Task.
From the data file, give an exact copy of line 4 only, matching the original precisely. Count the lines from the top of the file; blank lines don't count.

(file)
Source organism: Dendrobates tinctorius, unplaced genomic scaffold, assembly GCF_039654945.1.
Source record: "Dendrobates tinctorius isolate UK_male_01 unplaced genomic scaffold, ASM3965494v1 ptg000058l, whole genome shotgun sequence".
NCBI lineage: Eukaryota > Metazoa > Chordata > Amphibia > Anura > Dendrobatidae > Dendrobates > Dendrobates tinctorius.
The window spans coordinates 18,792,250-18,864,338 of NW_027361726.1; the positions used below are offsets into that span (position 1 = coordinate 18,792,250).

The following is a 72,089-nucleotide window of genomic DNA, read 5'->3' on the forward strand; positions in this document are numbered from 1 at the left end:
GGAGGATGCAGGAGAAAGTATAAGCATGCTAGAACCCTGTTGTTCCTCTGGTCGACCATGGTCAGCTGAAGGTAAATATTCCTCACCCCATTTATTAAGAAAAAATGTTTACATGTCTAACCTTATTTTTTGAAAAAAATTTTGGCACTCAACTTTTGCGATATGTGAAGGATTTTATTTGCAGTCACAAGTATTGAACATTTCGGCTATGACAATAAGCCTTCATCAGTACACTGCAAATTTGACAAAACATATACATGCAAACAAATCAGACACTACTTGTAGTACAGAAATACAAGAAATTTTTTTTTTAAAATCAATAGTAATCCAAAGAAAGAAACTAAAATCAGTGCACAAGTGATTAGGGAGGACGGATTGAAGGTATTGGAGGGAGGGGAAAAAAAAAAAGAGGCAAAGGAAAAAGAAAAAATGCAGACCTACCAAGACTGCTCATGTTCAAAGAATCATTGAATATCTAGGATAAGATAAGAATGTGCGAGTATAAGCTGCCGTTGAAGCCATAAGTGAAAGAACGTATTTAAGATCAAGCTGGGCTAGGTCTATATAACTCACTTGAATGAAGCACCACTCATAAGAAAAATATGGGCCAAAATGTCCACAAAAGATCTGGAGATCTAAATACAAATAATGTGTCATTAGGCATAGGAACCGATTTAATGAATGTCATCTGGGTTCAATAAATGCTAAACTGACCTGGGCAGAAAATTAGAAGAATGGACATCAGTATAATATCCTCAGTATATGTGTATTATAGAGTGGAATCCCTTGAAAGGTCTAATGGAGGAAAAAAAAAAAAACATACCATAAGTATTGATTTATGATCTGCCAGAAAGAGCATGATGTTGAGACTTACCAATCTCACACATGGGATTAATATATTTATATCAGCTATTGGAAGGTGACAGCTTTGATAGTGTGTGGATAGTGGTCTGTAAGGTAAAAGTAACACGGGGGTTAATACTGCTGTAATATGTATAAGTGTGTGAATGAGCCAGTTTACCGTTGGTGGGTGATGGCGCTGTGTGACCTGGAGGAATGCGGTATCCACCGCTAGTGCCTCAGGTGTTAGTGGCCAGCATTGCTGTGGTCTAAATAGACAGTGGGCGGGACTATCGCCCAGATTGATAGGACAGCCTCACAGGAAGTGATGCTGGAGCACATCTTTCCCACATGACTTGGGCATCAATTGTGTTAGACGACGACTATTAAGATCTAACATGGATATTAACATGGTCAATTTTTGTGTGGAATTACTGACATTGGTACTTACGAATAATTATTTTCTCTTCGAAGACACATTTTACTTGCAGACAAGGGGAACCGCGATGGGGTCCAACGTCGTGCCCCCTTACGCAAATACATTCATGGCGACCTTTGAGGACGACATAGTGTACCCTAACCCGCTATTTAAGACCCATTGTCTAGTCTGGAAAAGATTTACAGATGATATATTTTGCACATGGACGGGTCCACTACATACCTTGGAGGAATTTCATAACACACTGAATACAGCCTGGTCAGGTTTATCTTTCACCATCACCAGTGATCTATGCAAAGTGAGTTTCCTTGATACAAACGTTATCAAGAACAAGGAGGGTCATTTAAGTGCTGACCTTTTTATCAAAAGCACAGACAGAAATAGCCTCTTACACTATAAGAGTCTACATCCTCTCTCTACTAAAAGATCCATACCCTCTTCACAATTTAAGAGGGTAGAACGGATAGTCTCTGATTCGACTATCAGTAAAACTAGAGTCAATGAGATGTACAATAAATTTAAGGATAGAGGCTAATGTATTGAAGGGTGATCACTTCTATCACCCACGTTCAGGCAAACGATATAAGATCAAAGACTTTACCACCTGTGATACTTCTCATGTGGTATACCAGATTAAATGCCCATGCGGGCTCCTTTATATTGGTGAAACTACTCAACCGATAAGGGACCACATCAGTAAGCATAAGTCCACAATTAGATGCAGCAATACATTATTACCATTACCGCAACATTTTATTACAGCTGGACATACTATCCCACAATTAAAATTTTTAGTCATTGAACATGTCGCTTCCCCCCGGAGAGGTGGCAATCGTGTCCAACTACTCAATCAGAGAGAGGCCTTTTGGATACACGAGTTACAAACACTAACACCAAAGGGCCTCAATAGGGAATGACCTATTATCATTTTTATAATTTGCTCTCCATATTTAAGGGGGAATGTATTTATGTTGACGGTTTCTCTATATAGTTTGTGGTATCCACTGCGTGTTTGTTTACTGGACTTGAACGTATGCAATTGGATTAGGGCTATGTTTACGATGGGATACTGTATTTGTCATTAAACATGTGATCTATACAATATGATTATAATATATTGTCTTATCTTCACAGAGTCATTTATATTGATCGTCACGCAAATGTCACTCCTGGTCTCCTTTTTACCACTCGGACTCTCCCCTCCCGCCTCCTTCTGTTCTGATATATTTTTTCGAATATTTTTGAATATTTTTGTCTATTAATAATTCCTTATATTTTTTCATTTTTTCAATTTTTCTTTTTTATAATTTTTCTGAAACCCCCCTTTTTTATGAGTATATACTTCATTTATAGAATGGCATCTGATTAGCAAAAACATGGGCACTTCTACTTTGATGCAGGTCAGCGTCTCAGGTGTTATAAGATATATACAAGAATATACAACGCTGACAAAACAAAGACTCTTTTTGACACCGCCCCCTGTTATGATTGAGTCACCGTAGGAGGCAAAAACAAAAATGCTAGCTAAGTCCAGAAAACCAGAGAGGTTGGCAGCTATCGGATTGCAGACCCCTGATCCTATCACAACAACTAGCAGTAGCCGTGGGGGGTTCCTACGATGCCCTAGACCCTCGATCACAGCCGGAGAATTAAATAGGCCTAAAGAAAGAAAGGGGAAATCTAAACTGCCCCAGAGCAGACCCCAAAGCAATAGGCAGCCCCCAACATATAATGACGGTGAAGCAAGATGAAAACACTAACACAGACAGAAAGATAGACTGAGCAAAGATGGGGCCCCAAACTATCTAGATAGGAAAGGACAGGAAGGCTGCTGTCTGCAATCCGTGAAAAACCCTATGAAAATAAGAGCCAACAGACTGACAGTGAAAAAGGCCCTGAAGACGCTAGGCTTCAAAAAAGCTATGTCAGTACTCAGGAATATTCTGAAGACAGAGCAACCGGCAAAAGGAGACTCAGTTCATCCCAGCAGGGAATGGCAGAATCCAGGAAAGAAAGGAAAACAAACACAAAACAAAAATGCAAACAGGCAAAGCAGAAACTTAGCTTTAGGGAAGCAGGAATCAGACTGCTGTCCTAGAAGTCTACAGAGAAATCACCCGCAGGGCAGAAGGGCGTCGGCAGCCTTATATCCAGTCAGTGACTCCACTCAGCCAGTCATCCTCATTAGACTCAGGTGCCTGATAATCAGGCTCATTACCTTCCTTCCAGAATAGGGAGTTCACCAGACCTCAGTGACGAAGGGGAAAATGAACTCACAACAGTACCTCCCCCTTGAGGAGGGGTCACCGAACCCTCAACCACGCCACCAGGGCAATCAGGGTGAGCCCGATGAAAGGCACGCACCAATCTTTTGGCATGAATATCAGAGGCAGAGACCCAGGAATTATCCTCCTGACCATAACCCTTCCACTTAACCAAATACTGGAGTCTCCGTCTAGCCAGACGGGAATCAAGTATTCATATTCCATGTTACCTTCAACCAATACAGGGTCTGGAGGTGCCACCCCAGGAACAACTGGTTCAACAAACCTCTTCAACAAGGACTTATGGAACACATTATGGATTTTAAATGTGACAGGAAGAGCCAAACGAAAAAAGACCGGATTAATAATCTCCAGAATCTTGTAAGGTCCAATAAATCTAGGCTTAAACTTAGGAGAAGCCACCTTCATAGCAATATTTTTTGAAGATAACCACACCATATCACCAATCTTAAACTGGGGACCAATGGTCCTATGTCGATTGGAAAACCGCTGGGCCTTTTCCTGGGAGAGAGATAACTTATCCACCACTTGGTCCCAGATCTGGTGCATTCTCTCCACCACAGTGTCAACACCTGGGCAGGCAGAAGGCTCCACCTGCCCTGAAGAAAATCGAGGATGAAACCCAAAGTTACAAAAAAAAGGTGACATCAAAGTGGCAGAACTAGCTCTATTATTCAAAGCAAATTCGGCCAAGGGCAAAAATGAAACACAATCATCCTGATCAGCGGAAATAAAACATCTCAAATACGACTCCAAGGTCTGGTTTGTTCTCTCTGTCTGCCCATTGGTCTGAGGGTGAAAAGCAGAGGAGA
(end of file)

The window spans coordinates 18,792,250-18,864,338 of NW_027361726.1; the positions used below are offsets into that span (position 1 = coordinate 18,792,250).